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Cancer stem cells: mirage or reality?


The similarities and differences between normal tissue stem cells and cancer stem cells (CSCs) have been the source of much contention, with some recent studies calling into question the very existence of CSCs. An examination of the literature indicates, however, that the CSC model rests on firm experimental foundations and that differences in the observed frequencies of CSCs within tumors reflect the various cancer types and hosts used to assay these cells. Studies of stem cells and the differentiation program termed the epithelial-mesenchymal transition (EMT) point to the possible existence of plasticity between stem cells and their more differentiated derivatives. If present, such plasticity would have major implications for the CSC model and for future therapeutic approaches.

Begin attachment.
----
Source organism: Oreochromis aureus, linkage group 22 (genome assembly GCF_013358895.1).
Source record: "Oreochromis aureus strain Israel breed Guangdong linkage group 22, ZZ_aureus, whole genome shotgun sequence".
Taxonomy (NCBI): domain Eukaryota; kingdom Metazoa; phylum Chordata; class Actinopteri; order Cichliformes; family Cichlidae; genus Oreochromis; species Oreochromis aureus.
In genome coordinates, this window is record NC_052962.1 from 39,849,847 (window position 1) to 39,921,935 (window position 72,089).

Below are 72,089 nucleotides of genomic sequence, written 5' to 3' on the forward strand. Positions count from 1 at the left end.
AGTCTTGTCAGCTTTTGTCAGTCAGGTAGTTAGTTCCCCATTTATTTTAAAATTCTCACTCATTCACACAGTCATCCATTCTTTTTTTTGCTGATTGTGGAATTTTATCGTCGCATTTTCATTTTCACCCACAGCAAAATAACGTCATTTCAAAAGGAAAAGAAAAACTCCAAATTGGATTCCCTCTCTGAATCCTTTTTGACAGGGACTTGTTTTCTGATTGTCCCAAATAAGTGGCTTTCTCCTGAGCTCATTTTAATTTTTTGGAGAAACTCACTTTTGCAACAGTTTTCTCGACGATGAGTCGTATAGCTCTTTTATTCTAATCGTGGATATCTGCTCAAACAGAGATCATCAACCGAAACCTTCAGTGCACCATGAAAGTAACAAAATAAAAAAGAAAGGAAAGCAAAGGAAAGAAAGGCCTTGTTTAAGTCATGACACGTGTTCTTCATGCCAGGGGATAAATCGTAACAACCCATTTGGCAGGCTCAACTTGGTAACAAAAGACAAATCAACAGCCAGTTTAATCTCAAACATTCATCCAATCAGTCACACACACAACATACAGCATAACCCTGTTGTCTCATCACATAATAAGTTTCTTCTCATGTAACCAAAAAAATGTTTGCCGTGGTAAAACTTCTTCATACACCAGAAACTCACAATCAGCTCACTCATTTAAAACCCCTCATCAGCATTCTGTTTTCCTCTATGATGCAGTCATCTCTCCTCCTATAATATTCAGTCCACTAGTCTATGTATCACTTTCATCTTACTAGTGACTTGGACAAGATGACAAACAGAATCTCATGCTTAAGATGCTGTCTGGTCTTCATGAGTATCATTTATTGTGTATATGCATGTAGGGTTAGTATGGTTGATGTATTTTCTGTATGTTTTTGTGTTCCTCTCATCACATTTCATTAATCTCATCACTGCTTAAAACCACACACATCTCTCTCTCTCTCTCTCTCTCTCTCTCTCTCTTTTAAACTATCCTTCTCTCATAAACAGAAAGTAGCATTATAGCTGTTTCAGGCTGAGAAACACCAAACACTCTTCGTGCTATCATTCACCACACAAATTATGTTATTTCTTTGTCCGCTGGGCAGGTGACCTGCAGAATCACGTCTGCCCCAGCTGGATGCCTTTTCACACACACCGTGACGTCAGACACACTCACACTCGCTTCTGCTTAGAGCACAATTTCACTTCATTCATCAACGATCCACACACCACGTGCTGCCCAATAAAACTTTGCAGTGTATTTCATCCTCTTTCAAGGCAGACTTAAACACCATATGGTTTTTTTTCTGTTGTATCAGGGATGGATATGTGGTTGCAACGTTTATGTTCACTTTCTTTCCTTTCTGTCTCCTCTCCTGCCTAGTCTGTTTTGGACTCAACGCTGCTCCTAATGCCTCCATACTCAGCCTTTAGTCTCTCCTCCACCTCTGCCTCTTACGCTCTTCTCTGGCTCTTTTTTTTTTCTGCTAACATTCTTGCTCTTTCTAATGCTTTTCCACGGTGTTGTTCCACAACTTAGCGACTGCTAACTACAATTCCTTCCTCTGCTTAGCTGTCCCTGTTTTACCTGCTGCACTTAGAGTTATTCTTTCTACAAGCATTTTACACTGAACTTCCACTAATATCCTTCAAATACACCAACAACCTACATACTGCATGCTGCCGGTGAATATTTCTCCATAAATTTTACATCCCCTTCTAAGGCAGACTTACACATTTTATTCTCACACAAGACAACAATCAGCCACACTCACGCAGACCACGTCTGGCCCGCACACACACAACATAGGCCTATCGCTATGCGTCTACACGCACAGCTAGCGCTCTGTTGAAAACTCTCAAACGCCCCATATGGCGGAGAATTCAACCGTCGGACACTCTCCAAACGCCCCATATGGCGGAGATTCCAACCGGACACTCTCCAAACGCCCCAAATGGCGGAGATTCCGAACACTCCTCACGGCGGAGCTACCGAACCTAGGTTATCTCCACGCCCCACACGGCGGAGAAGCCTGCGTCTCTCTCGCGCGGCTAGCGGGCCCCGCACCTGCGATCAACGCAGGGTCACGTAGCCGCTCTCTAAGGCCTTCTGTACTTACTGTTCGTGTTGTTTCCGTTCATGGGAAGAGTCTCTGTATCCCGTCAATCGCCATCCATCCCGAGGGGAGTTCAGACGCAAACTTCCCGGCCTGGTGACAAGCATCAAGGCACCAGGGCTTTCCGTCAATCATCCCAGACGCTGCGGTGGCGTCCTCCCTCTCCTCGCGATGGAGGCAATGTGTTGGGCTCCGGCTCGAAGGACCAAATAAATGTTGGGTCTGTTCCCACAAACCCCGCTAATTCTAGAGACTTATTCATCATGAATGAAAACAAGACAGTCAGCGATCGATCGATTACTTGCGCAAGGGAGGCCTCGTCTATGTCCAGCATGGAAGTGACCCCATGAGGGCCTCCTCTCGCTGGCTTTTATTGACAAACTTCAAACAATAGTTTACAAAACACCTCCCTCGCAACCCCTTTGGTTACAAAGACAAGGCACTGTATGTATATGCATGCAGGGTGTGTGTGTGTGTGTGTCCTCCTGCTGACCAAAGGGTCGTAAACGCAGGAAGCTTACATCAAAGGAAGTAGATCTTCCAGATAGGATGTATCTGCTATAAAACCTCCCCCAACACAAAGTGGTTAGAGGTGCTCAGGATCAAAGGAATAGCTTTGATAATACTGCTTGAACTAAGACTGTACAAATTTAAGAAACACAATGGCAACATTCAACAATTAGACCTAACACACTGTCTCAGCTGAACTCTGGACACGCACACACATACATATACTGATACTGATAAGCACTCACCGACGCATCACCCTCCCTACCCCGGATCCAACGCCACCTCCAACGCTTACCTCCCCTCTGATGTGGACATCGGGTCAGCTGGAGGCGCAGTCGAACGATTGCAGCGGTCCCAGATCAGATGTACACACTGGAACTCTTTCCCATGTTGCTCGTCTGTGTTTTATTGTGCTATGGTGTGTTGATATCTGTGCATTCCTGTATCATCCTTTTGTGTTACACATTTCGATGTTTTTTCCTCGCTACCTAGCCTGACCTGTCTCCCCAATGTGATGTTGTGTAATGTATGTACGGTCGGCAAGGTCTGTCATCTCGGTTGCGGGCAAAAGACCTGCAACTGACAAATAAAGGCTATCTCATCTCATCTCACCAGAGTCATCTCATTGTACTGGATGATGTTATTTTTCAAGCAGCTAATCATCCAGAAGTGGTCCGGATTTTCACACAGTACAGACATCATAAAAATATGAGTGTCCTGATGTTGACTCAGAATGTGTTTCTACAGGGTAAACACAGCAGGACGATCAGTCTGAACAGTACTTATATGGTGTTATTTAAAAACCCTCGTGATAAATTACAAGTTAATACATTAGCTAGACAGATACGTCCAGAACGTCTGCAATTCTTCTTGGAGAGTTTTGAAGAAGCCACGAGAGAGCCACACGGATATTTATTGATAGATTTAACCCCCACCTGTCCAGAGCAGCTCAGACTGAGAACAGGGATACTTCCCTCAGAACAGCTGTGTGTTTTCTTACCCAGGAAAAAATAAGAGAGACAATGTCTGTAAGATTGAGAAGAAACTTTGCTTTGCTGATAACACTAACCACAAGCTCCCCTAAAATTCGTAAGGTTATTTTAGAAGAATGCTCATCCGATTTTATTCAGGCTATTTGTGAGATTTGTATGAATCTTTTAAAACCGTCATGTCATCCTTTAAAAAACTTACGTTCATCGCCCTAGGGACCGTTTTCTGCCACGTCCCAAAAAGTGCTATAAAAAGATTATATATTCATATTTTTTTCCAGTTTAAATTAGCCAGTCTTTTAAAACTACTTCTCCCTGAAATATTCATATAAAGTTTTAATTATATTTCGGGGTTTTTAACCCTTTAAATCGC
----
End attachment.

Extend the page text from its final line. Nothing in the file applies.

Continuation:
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Figure 1: Stem-differentiation hierarchy.


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Correspondence to Robert A Weinberg.

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Gupta, P., Chaffer, C. & Weinberg, R. Cancer stem cells: mirage or reality?. Nat Med 15, 1010–1012 (2009).

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